Previous studies of the blood of the teal suggested possible mechanisms which would enable flight at high altitude. Investigations of the animal's oxygen consumption (VO2), respiratory rate, tidal volume, and cardiac output (CO) were made to provide further information on hypoxic resistance. VO2, determined by the open circuit method, increased in the blue winged teal (BW) 40% from a normoxic value of .96 ml (g.hr)-1 to 1.32 ml (g.hr)-1 at a PO2 = 73 mm Hg. VO2 of the green winged (GW) increased 45% from 0.92 ml (g.hr)-1 to 1.43 ml (g.hr)-1. Respiratory rate of BW was unchanged by hypoxia from its normoxic value of 42 breath (min)-1. There is, however, nearly a 35% increase in ventilation brought about by an increase in tidal volume from a normoxic value of .006 ml (g.breath)-1 to .01 ml (g.breath)-1. CO, assisted by the Fick method for both species, was .34 l (kg.min)-1 under normoxic conditions, with a stroke volume of 1.4 ± .2 ml (kg)-1 at a heart rate of approximately 245 beats (min)-1. Reduction of the PO2 was without demonstrable effect on cardiac frequency; however, CO showed a slight decrease to 0.23 l (kg.min)-1 with a stroke volume of 1.2 ± .1 ml (kg)-1. The data suggest these species respond to hypoxia by increasing pulmonary ventilation with little alteration in cardiovascular system function.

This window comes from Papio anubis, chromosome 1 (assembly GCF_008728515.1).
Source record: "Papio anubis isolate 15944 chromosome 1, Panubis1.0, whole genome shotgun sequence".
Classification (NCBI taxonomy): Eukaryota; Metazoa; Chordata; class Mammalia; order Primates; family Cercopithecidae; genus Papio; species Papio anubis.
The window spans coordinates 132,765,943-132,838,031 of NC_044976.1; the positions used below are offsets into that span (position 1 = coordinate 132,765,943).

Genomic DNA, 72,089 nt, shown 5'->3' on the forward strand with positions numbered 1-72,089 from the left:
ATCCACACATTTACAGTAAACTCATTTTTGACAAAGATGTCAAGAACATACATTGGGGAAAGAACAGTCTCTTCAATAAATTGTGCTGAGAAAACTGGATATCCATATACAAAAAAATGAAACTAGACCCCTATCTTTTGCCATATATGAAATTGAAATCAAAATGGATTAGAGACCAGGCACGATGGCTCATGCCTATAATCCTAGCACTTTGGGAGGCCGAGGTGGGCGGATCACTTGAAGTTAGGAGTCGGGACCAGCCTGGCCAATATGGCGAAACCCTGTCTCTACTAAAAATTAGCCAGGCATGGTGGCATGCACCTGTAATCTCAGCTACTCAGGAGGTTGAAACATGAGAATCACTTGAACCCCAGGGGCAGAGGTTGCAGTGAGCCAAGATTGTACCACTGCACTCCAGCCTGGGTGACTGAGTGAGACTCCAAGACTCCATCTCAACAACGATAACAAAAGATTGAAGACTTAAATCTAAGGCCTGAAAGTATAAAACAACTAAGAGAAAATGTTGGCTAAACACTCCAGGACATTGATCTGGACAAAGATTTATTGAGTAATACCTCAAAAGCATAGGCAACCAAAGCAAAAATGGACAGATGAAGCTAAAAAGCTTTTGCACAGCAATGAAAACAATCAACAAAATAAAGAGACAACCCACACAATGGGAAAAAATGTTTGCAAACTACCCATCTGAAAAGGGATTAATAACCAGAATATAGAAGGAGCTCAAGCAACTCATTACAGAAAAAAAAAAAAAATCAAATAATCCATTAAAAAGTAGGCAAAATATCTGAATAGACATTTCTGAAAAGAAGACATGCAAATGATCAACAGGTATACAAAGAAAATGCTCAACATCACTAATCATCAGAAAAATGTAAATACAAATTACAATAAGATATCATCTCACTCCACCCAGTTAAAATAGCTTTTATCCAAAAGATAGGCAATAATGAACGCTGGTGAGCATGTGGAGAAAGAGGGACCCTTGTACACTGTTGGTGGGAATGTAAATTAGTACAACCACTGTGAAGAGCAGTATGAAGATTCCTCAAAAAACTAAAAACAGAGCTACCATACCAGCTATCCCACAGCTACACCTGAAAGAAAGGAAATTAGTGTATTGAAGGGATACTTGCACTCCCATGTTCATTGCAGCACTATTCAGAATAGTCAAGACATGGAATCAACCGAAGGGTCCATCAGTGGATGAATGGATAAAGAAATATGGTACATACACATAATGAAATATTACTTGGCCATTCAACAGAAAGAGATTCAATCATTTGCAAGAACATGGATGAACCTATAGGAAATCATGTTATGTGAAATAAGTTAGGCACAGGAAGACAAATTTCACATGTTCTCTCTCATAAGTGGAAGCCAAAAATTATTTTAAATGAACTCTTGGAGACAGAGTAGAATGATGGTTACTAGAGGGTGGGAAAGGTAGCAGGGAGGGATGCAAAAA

|Original language||English (US)|
|State||Published - Jan 1 1977|
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